climbingAfter all these amazing leaps in development, in the last few days Joseph seems to have taken a horrifying, frightening, quantum leap backwards.

We are seeing behaviors that we haven’t seen in so long we’d almost forgotten them: weird tracking with the eyes, autistic-like movements, shying away from other kids, a decrease in vocabulary.

This morning was the worst. He just screamed and screamed. It was as if he were in some inner pain or turmoil, but he couldn’t possibly communicate about it to us.

Sigh.

Note to self: Breathe. Don’t panic. Resilience, resilience, resilience.

My RDI consultant seemed to talk about resilience incessantly when we first got on board. I didn’t really know what she was talking about, so I’d nod and let her go on without paying too much attention. I was focused on trying to survive the torture of sleep deprivation and get a grip on what autism was. Who had time to worry about the concept of resilience?

It is my observation that survival comes before resilience on the life pyramid.

But as the survival part came more into balance, the concept of resilience started to take on some meaning.

According to Gordon (Confession: I don’t know who Gordon is. This is a quote I found somewhere on the internet.): “Resilience is the ability to thrive, mature, and increase competence in the face of adverse circumstances. These circumstances may include biological abnormalities or environmental obstacles… To thrive, mature, and increase competence, a person must draw upon all of his or her resources: biological, psychological, and environmental.”

Resilience is a huge thing in autistic children — or, rather, the lack of resilience. RDI maintains that, due to a major feeling of incompetence, these kids feel like failures from the get-go. It’s much easier for them to give up than it is to “thrive, mature, and increase competence in the face of adverse circumstances.”

Joseph, for instance, used to give up all the time. He’d give up on getting people to notice him or play with him, on understanding new concepts, on toys that were a challenge, and on trying new things.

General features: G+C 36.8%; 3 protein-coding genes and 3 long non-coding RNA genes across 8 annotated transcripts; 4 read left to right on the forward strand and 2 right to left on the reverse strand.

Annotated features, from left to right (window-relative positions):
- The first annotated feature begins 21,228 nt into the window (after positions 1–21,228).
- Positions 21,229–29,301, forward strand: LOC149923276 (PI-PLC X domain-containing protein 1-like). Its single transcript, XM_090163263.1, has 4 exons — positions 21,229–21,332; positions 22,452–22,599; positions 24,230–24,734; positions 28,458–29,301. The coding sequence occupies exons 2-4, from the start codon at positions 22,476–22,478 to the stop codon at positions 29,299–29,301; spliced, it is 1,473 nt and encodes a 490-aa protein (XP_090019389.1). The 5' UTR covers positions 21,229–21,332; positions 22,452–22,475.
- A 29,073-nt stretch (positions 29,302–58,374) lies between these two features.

He wouldn’t even repeat something when you hadn’t heard and asked him, “What?” He’d given up on communicating after the first round.

But I think that, while it’s paramount to develop resilience in autistic children, it is possibly even more important to cultivate it in their parents.

In the early days, we’d try to engage Joseph in something and, when he resisted, we’d give up. We didn’t have the energy or the motivation. We were scared of being failures. It was easier not to try.

The entire family was drowning in incompetence. No wonder our consultant wouldn’t shut up about resilience!

Eventually resilience turned up as one of our RDI objectives. I forget its official title, but the gist of it was that when my kid tried to get my attention, I was to turn away a number of times and he was to persist.

We tried and tried with this, to no avail. I will never, ever forget the day it finally clicked. Joseph was trying to get me to make this funny sound back at him. He made it over and over to me, even though I was turned away. When I finally turned to him and made the sound back, he laughed really happily.

What was it Churchill said? Never, never, never give up.

That goes for spectrum kids and us parents. Our kids need to know we will never give up on them.

And yet here are Blue Eyes and me, being stared down by an ugly regression. I have to ask myself, why is failure so bloody easy to give into? After so much encouragement with Joseph’s development, for instance, why is it so tempting right now to give up in despair?

It’s just a glitch, Yoga Mom — a tiny blip on the radar. In a week or two, you’ll look back and wonder how you could possibly have let your spirits sink so low yet again.

Tell me again, Gordon: to thrive, mature and increase competence in the face of adverse circumstances.

In other words, to keep on keeping on. To see life in the longer rhythm – the forest instead of the trees. To focus confidently on where we’re going and, since we’re not sprinting there, to take baby steps in that direction.

There is another side to this that must be mentioned. As a fellow minister once said to me, Satan loves it when we don’t ask for help. Now, whether or not you believe in the red man with horns, we can probably all agree that, when things get difficult, there is the temptation to sink down into darkness, depression and despair. And it’s so much easier to do this when we feel isolated.

I can pray easily enough, but it is not in my nature to ask another human being for help. In fact, I despise doing it — but this morning I called our naturopath. On a Sunday. And I cried on his voice mail.

Just that little phone call, even before he called me back, made me feel so much better. I guess part of the pain is feeling so very alone in all this autism madness.

*                                           *                                      *

Now it is nighttime. Joseph’s just gone to bed. Something turned for him this afternoon. Clark Kent stepped into the phone booth and, once again, Superman ran out. Suddenly Joseph is once again GREAT — funny, literally slapping my hand away when I tried to help him, coming up with more imaginative play than we’ve ever seen.

Resilience.

Let’s make a deal, shall we? Let’s never give up on our kids, and let’s never give up on ourselves. Let’s cultivate strength, courage and faith while it’s easy — so that, when it’s hard, these qualities will see us through.

And let’s have the vulnerability, the humility, to reach out to someone else — someone we can lean on when it’s just a little too difficult to stand up all by ourselves.

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